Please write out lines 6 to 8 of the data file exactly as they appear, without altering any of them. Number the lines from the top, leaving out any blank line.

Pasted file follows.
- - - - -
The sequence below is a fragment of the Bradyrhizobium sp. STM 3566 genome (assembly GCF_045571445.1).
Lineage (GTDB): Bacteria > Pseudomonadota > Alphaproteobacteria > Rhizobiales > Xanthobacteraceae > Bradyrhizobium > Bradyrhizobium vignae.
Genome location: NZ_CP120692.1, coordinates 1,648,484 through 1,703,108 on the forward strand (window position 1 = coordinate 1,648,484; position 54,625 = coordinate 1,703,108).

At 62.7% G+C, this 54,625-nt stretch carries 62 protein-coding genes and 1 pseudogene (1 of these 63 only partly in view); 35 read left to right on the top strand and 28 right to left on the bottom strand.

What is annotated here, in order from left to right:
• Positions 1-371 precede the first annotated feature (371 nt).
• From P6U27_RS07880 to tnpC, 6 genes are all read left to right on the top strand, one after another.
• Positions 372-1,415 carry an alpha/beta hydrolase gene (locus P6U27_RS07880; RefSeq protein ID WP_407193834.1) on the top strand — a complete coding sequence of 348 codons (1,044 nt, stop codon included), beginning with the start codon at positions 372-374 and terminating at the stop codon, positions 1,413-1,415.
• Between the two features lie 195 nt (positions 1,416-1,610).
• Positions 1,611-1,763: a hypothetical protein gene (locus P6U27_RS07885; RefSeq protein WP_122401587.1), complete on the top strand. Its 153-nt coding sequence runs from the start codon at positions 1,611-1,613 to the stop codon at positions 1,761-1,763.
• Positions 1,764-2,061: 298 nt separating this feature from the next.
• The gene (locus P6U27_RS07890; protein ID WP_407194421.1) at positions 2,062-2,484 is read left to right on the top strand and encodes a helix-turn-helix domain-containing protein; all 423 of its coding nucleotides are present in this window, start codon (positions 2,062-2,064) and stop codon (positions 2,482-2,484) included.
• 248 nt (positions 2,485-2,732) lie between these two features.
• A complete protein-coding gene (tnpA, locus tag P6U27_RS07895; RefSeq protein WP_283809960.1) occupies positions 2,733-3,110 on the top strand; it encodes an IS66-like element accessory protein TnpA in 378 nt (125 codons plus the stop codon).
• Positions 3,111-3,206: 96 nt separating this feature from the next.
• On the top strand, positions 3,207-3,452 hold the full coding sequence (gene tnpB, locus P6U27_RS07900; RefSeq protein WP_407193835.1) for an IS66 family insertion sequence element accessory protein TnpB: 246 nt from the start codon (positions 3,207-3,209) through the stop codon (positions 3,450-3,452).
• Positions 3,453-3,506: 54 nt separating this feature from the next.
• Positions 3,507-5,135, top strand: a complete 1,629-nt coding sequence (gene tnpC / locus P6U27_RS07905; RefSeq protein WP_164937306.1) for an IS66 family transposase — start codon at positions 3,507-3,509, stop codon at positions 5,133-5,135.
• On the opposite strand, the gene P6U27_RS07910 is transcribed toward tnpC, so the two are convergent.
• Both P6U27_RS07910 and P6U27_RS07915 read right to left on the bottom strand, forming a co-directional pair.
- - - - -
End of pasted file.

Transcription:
• Positions 1-371 precede the first annotated feature (371 nt).
• From P6U27_RS07880 to tnpC, 6 genes are all read left to right on the top strand, one after another.
• Positions 372-1,415 carry an alpha/beta hydrolase gene (locus P6U27_RS07880; RefSeq protein ID WP_407193834.1) on the top strand — a complete coding sequence of 348 codons (1,044 nt, stop codon included), beginning with the start codon at positions 372-374 and terminating at the stop codon, positions 1,413-1,415.